We are very sorry to report the death of Brian Timmins. The day after attending the Barmouth tournament he went into hospital for a scheduled operation, which although successful led to other problems and he died on 2nd July.
Not only was Brian a regular tournament attendee with his wife Kathleen, both here and in the European Congress, but he put in a very large amount of effort supporting British Go for which he was awarded Life Membership. Brian was already the membership secretary in 1988 when he stepped up to take on the editorship of the BGJ and as the website states "for a while fulfilled both responsibilities with unparalleled conscientiousness".
35 players gathered in the sunny Open University Sports Pavilion for the 27th Milton Keynes Go Tournament. The main tournament was another win for Alistair Wall (2d Wanstead). Second place went to Nyoshi (Ngoc-Trang Cao 2d), who beat the tournament organiser (Tim Hunt 2d) by half a point in a hard-fought game in round 2, but, as previously announced, she had to leave a round early. The excuse was quite good. She and her friend Jitka Bartova wanted to get back to Leamington to hear Matthew Macfadyen and Kirsty Healey singing in a concert.
Also on 3 wins were another organiser Ben Ellis (3k), Andrew Russell (4k Birmingham), Edwina Lee (6k Maidenhead) and Joey Capper (10k)
Perhaps more importantly the Milton Keynes Go side event was won with a perfect and persistent eight out of eight by Edmund Smith. Special mention should also go to Steve Bailey with seven out of nine.
The 23rd Welsh Open was held at the Min-Y-Mor Hotel in Barmouth again, but organised by Martin and Helen Harvey this year, having been staged for many preceding years by stalwarts Tony and Sue Pitchford and helpers. Over the two days, 26 players took part, with the bar at 1 kyu. Encouragingly, all but two players chose to play in the extra (6th) round. This year the playing areas were in two very nice rooms within the hotel (Bistro Room & Family Room) - a change which, whilst forced, was well received.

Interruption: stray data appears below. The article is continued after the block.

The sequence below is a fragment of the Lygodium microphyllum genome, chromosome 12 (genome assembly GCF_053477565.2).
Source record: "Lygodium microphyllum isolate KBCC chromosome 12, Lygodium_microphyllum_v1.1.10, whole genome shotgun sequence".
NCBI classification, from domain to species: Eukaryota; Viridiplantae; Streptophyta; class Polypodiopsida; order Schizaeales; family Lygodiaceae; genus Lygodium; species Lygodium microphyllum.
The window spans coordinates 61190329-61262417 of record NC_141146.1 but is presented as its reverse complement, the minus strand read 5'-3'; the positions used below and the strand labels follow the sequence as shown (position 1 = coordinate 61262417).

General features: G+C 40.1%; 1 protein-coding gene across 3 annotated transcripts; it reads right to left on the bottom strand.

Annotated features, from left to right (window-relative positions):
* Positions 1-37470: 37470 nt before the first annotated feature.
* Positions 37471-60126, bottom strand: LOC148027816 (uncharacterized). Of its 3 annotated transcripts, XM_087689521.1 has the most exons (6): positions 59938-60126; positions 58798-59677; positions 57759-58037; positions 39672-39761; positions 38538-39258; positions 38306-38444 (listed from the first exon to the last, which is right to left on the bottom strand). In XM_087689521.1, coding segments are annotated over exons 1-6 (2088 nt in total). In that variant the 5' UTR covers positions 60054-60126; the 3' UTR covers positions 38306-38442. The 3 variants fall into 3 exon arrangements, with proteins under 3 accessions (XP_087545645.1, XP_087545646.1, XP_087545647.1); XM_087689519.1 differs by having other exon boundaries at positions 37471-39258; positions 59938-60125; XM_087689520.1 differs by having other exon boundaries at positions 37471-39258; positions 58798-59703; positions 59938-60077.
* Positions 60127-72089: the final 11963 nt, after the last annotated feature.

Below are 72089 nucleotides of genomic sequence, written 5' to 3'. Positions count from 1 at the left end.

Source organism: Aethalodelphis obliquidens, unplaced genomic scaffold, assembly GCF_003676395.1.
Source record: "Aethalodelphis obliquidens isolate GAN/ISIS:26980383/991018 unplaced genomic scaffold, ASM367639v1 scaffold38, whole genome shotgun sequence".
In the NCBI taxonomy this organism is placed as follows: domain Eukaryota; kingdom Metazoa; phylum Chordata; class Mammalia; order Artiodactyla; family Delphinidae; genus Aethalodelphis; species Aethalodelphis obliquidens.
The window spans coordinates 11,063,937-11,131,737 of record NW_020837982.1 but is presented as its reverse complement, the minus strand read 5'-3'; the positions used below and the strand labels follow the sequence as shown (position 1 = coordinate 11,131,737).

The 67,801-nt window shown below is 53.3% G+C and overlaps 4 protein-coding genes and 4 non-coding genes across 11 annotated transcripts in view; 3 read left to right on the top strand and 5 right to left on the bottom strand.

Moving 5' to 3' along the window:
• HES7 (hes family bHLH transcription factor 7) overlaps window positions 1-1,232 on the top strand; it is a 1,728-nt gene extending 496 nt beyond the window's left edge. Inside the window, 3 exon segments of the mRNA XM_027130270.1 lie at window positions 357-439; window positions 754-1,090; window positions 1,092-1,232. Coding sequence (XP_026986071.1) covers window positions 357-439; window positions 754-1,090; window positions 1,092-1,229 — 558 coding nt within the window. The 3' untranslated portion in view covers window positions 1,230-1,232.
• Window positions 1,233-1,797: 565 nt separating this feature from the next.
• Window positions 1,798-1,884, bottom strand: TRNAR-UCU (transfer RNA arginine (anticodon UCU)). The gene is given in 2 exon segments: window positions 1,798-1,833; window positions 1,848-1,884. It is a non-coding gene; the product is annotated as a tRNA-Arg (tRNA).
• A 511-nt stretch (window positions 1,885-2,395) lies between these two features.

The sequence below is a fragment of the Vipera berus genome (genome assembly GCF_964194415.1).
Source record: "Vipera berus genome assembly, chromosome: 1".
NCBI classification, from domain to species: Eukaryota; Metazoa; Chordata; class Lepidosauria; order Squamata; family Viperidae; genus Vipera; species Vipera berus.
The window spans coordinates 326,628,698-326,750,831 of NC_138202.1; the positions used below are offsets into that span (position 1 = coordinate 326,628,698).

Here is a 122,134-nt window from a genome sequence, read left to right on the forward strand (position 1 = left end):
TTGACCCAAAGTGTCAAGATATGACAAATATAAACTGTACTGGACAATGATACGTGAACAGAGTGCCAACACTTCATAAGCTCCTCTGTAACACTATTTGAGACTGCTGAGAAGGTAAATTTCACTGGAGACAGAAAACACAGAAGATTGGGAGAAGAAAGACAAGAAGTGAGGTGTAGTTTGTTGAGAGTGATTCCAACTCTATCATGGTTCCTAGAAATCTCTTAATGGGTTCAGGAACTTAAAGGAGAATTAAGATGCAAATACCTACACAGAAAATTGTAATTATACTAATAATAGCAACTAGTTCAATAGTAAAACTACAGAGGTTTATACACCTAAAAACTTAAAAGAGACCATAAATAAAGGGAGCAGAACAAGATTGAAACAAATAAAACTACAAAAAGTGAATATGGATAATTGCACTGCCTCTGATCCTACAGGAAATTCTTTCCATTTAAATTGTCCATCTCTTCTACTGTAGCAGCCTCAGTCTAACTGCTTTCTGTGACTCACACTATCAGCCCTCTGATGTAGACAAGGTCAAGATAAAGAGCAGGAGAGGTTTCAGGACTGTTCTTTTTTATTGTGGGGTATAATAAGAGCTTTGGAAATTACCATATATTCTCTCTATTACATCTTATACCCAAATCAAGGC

The weather was overcast most of Saturday, but brightened up on Sunday afternoon. The traditional evening meal on the Saturday was again arranged, and attracted 20 people. The organisers were grateful for this support, which helps keep the hotel management sweet!
Both the London City Go Club and the Central London Go Club have returned this week to their normal pub venue after the pub's refurbishment.
However the Melton Mowbray is now known as the Inn of Court.
For those who do not know it is located at 18 Holborn near to Chancery Lane tube station. Details on the pub website.
City club meets Friday evenings and Central London on Saturday afternoons.
Durham Go Tournament 2015 started with a fascinating two hour teaching event on the Friday night from Chi-Min Oh (7d), who talked for an hour about trick plays and then logged into KGS to analyse and review some people's games at random while they were playing them - demonstrating in some cases that it's not just kyu players who make silly mistakes! It was especially good of Chi-Min to run this, as it was his last day in Durham before travelling back to Korea.
The tournament itself had 29 entrants, ranging in strength from 3d to 22k, and was held again in the Pemberton Rooms.
The 36th WAGC took place in the Montien Riverside Hotel in Bangkok, Thailand. Unbeaten winner was Kim Changhun of Korea. China's Hu Aohua was second and twelve-year-old Lai Jyun-Fu of Chinese Taipei was third.